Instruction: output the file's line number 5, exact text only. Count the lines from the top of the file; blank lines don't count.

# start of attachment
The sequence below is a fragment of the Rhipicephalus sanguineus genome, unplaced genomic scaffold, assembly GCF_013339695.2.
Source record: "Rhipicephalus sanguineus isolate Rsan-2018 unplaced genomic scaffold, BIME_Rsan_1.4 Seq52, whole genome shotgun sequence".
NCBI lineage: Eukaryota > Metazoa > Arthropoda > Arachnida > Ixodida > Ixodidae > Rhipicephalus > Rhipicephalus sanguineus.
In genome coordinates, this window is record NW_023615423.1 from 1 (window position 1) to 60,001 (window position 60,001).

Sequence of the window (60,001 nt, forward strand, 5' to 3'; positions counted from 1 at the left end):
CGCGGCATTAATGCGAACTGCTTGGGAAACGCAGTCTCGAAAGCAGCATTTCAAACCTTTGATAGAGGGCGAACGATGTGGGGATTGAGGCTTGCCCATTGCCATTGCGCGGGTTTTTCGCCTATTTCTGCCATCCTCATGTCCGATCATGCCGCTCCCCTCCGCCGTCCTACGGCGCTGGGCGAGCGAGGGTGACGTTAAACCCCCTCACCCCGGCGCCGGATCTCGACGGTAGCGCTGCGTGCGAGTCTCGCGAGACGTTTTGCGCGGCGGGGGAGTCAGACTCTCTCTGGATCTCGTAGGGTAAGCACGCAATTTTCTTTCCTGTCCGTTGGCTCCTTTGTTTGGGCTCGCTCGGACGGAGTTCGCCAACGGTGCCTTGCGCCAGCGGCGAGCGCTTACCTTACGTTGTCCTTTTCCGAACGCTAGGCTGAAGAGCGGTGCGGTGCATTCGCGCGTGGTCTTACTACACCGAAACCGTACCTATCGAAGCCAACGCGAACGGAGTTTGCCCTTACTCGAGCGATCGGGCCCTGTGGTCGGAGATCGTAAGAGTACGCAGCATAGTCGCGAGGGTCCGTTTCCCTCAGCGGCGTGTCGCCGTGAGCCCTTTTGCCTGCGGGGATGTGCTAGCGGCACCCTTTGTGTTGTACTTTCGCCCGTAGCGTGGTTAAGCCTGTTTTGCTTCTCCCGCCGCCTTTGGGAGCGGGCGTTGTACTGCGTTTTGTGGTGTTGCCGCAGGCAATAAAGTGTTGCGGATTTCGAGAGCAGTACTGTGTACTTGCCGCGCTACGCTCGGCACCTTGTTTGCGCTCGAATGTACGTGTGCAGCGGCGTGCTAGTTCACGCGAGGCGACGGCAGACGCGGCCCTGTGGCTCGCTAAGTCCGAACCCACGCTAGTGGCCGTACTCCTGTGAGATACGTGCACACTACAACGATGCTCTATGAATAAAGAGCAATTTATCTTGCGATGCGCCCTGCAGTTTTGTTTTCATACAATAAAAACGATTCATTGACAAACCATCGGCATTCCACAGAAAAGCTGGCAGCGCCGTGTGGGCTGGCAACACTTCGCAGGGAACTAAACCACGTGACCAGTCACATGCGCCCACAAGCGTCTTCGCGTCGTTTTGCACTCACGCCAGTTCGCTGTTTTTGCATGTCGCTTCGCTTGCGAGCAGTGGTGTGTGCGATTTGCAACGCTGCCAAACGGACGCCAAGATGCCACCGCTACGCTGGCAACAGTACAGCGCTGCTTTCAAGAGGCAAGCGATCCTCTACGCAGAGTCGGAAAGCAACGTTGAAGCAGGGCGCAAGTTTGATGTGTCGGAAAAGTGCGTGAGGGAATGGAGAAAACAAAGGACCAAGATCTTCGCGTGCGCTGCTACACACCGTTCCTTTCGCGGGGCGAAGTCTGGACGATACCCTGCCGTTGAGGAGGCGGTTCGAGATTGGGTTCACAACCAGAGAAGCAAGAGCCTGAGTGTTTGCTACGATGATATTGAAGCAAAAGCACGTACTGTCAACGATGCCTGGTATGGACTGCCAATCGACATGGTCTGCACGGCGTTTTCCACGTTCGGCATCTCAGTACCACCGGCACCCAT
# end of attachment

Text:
Sequence of the window (60,001 nt, forward strand, 5' to 3'; positions counted from 1 at the left end):